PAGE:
Cities replacing countryside on artscape
New Delhi: Cities, roads, people and lifestyles in the metros are edging the idyllic countryside out of the canvas of Indian contemporary art. Most artists in India begin with nature and landscapes before moving to abstract studies of cities and human forms. But now artists say the complex textures of life in cities and the architectural variety are offering them wider creative options.
Haridwar, Varanasi, Kolkata, Mumbai and Delhi - the cities of historical contrasts - are central to artist Paramesh Paul`s canvases. He chronicles cities in the light of events and histories they are associated with.
Mumbai, for instance, is painted in the context of the horrors of 26/11, while Varanasi comes across a vision on the Ganges. The soul of Kolkata is captured in its old temples while the capital is represented by layers of history.
The exposition, "Reflections of Quaint Cities", opened in the capital this week.
Similarly, Delhi and its evolution is the theme for 37 compositions by 24 artists in "Developing Delhi", an ongoing showcase curated by art critic Suneet Chopra.
"Not the planners, but the migrant labourers decide how the city should grow. We have captured different perspectives of the capital by a wide range of artists, including those from China and the US. The exhibition has a non-celebrity element and the artists have used ordinary people to document its journey," Chopra told reporters.
American artist Gregory Thielkar, who has been camping in India since September 2010 on an American scholarship, is recording the history of the Grand Trunk Road Project with sketches, photographs and narratives of his impressions about the road.
Built by the Muslim ruler Sher Shah Suri in the 15th century, the historic road is India`s urban lifeline. The artist has put togther nearly 50 photographs and skteches of his journeys on the Grand Trunk Road from Delhi to Kolkata.
"I wanted to make a visual and textual document of how India has renovated the historic road and the 500 wells along it. Roads are very important to both America and India and I want to know how roadways delineate and impact landscapes," Thielker told reporters.
For young artist Satadru Sovan, "The city and the enveloping cyber space are fuel for creativity".
He paints gothic colonial buildings and young people talking about their urban habitats through social networking sites on the internet. His forms - beautiful human beings and buildings - flow in waves of undulating colours across space.
"My art is about cyber space, changing urban lifestyles and how easily we make relationships on the internet. The people appear virtual - and more heartless. Even the architecture flies," Sovan told reporters.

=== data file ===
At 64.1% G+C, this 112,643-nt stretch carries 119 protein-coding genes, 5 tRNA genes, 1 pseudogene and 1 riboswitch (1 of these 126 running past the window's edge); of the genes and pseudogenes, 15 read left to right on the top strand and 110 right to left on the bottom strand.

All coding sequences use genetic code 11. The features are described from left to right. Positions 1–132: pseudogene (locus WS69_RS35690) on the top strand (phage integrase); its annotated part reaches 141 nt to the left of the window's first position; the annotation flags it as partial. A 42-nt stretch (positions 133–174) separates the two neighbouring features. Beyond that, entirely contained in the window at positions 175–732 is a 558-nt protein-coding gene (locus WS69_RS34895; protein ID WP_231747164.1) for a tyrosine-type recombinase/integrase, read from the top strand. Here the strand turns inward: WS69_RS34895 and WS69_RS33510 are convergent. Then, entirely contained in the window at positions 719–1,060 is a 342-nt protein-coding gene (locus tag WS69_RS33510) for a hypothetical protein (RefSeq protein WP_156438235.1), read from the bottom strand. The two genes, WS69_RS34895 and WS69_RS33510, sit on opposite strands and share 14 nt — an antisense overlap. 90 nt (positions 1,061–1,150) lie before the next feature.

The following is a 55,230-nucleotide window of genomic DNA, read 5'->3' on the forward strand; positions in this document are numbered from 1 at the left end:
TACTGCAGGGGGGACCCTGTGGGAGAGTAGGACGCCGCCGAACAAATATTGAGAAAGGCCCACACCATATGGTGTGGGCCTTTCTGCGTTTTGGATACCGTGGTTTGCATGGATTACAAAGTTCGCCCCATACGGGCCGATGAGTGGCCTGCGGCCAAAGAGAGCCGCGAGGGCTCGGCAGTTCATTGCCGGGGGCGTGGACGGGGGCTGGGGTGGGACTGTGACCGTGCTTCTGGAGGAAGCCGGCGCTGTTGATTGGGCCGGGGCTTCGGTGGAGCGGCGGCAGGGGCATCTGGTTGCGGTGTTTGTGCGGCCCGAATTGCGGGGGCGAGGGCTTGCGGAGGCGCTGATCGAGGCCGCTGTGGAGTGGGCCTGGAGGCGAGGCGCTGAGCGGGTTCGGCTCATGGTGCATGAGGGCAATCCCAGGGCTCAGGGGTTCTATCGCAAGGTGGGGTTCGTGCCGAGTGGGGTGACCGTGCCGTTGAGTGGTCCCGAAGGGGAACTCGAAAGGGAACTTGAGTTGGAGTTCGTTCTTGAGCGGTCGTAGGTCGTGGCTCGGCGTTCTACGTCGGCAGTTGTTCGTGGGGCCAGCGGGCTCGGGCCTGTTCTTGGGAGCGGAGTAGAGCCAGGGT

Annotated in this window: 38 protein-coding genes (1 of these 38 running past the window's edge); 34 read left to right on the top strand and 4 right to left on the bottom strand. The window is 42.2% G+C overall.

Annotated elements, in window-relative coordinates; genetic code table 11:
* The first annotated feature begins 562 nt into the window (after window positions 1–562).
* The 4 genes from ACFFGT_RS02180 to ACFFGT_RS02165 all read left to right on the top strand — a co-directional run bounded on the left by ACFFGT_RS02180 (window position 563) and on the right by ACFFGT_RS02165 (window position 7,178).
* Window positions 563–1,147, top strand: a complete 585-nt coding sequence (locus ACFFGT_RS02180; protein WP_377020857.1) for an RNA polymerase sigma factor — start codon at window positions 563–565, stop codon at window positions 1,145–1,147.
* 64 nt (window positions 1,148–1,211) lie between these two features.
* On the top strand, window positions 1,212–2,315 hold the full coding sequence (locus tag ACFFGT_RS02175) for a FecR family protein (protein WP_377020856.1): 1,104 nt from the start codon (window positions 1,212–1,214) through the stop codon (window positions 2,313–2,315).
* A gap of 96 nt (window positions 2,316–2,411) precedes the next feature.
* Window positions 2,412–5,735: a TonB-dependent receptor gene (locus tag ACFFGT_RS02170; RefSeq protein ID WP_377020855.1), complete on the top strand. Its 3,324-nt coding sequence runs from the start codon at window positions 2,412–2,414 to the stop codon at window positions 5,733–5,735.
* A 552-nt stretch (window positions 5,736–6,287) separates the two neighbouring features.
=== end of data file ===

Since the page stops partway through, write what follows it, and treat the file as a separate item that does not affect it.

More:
Senior artist Ved Nayar, whose multimedia works synthesise inanimate sculptural forms with digital images, says this affinity to urban landscapes on the new canvas expresses "a desire to relate to the immediate culture".
"Contemporary art has one common factor. You have to be part of your local culture and have a global cultural identity because the world is becoming smaller. But you have to remain Indian in your creativity," Nayar told reporters.
The green and picturesque countryside with its lolling valleys and streams dominated Indian art for several decades even after independence, despite the efforts of progressive artists.
The legacy of landscape painting in early 20th century India can be traced back to the East India Company painters, who documented India and its villages through their realistic art.
The Bengal school of painters like Jamini Roy and Kshitindranath Mazumdar and Mumbai progressive F.N. Souza extolled the beauty and tensions of the countryside on their canvas. Leading contemporary artist Paresh Maity still falls back on landscape.
But cities are now making their presence felt.
Artist Kathryn Myers, a professor of arts at the University of Connecticut, says she "loves the contrasts of the backstreets, uptowns, rhythm, sense of drama, light, shadow and space that cities offer to artists".
Myers, the curator of an exhibition featuring 10 young Indian Fullbright artists at the American Centre, captures "dank homes in the squalid alleys of Varanasi against the bustling shrines on the Varanasi river bank".
An exhibition of art and exhibits "India@100" at the India Habitat Centre, on the other hand, paints a futuristic picture of independent India and its cities when it turns 100 in 2047.
"Indian contemporary art driven by cities and people is reflecting what is going on in India and abroad driven by the cities and people," Baroda-based artist Prathap Modi said.